Dengeki Bunko: Fighting Climax Review


There are some games released in japan that we here in the West just assume we’ll never get. These are the types of titles that we don’t even get our hopes up for & just import them due to lớn the understanding that they’ll never see the light of day in English anyway. That’s Sega’s latest trò chơi from developer French Bread: a 2d fighter that pits anime characters from various shows and games against one another. Aside from the licensing nightmare that we assumed would hold the game back from getting a North American release, a niche fighter lượt thích this, only releasing on the Vita and PlayStation 3, just didn’t seem feasible for launching here of all places. And yet, here we are…reviewing a fully localized version of Dengeki Bunko: Fighting Climax. What a weird, wonderful world we live in.

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Fighting Climax is, like its name implies, a traditional 2 chiều fighter — at least in terms of presentation. Firing it up, it has the looks of a typical fighting game: 2d sprites, Japanese characters, a few modes, a slick interface; all the check-boxes that should be checked are indeed, well, checked. Once folks get past the common window-dressing, though, they will see that Dengeki Bunko is quite the different type of fighter. Mechanically speaking, Sega & French Bread’s fighter is probably one of the most, if not the single most, accessible game of its kind on current consoles.

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What makes Fighting Climax the ideal entry-point for newcomers khổng lồ the genre? Well, for starters, all characters adhere to lớn the same button inputs to perform their moves. That’s right, a quarter roll will net players a special move regardless of their characters, just as pressing square & triangle together, or performing a z-motion on the analog stick (à la Ryu’s dragon Punch) will too. This will sound strange & possibly off-putting to lớn the fighting trò chơi purists of the world, và perhaps rightfully so. How could there be that much skill involved in a game if all one has to bởi vì is learn one mix of button configurations & then use them across all characters? That’s a valid question, but one that’s a bit misdirected. We say that because Fighting Climax isn’t trying to be the next big tournament fighter. Instead, it’s meant lớn be played by not only fighting game enthusiasts, but also anime lovers who will know who its cast of fourteen main characters, and over twentty tư vấn characters, actually is.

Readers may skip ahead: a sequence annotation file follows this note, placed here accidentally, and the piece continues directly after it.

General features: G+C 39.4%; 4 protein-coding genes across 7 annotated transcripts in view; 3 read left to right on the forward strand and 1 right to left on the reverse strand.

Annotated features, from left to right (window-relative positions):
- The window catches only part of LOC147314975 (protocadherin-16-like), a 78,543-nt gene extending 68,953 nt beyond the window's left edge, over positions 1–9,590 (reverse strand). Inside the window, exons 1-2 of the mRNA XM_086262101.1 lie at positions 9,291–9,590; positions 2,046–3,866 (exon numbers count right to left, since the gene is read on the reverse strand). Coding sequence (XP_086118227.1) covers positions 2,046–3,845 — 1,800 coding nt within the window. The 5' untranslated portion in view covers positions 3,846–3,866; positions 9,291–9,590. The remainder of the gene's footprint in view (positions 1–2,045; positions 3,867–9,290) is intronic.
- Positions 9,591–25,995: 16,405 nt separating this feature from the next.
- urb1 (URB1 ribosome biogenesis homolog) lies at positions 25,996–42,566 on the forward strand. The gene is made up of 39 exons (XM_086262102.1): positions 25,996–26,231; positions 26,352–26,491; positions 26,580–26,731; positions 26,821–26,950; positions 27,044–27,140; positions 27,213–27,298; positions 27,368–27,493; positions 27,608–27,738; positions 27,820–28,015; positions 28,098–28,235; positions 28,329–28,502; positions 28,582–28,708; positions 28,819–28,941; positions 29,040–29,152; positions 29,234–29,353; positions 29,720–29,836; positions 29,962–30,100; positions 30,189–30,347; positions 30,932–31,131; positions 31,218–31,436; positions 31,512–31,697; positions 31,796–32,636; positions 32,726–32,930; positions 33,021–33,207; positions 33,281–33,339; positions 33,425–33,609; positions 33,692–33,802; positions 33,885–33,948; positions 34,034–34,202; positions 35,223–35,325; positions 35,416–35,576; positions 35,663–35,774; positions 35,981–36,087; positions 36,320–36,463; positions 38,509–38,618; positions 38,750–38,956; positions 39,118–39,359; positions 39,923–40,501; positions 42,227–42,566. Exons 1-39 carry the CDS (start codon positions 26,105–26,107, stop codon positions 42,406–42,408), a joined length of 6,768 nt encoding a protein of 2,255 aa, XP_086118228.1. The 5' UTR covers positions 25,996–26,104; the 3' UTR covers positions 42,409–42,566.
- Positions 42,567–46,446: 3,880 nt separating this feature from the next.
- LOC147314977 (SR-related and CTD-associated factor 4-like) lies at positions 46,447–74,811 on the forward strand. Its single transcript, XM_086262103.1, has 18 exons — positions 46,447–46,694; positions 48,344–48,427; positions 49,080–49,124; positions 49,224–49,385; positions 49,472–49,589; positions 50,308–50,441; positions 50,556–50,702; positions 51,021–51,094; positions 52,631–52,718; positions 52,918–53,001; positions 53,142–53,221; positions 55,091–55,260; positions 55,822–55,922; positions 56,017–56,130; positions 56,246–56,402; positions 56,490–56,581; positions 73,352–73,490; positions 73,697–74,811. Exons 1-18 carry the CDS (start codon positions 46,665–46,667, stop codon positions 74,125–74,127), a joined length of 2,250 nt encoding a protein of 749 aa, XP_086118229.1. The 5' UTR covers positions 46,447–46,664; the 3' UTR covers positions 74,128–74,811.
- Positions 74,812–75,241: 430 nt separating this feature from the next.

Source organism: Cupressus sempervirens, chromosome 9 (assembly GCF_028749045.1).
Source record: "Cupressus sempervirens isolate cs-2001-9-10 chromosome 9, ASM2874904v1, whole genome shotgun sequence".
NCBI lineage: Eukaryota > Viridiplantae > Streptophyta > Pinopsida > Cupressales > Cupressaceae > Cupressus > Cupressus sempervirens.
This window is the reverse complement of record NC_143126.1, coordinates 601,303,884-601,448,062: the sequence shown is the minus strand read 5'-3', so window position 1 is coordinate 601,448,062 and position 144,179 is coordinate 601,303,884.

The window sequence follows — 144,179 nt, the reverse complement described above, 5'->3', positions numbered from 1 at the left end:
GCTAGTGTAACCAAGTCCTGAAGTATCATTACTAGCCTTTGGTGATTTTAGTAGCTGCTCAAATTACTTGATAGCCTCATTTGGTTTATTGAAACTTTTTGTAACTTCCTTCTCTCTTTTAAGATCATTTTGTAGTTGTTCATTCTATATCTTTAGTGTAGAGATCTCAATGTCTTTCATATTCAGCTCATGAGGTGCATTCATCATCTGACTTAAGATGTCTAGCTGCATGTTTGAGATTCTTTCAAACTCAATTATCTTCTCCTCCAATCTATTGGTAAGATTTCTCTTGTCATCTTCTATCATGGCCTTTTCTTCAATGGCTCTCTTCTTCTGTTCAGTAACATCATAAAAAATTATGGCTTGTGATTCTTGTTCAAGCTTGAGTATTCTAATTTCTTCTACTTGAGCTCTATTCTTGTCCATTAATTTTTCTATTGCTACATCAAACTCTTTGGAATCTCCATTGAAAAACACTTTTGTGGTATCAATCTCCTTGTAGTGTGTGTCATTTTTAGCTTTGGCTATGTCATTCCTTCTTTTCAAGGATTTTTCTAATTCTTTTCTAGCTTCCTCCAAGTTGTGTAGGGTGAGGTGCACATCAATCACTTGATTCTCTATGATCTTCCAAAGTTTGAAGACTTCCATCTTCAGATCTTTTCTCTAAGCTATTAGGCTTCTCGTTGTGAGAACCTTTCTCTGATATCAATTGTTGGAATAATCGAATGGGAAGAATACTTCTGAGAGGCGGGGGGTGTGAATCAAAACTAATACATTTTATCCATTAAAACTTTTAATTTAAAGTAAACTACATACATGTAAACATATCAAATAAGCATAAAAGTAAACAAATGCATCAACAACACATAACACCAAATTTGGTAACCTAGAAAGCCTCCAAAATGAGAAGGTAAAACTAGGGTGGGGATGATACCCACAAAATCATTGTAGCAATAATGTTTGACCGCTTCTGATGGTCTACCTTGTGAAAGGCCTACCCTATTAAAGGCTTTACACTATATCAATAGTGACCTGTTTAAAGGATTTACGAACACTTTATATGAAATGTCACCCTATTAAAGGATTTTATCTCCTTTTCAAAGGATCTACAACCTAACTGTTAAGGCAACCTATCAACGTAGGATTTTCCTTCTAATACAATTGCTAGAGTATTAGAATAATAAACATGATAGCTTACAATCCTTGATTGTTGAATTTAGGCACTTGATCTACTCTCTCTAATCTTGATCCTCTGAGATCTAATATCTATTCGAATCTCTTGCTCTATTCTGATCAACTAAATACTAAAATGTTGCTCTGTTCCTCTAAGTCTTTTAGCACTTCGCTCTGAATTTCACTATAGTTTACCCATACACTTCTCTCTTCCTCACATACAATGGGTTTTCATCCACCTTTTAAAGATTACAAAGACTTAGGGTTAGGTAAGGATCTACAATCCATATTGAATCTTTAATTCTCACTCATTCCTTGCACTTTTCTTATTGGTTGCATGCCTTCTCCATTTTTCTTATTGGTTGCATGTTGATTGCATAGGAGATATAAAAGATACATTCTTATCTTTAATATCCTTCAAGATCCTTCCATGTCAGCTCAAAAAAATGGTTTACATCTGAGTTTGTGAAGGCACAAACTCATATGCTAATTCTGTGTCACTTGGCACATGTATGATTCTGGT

Closing Comments:

Dengeki Bunko: Fighting Climax is a wonderful fighting game that isn’t particularly meant lớn be played by fighting game diehards. That doesn’t make it bad, but rather a love-letter khổng lồ anime and Sega fans, và an all-around excellent trò chơi to boot; one that’s filled to the brim with content, unlockables and a colorful cast of characters. Its roster of fighters isn’t super deep and a lot of the franchises represented won’t be immediately known khổng lồ even the casual anime viewer, but knowing who these fighters are isn’t a requisite lớn have fun, which is Fighting Climax‘s aim: fun. Its combat isn’t all that nuanced, sure, but it is fast, fluid, flashy, & super accessible. This is the type of game you fire up when friends come over, because of how accommodating a fighting trò chơi it is. All of the characters using the same button inputs for moves will undoubtedly make some look down their nose at the game. We pity those people, however, because beneath its simple design is a really fun fighter — a fighter not built for the usual crowd.

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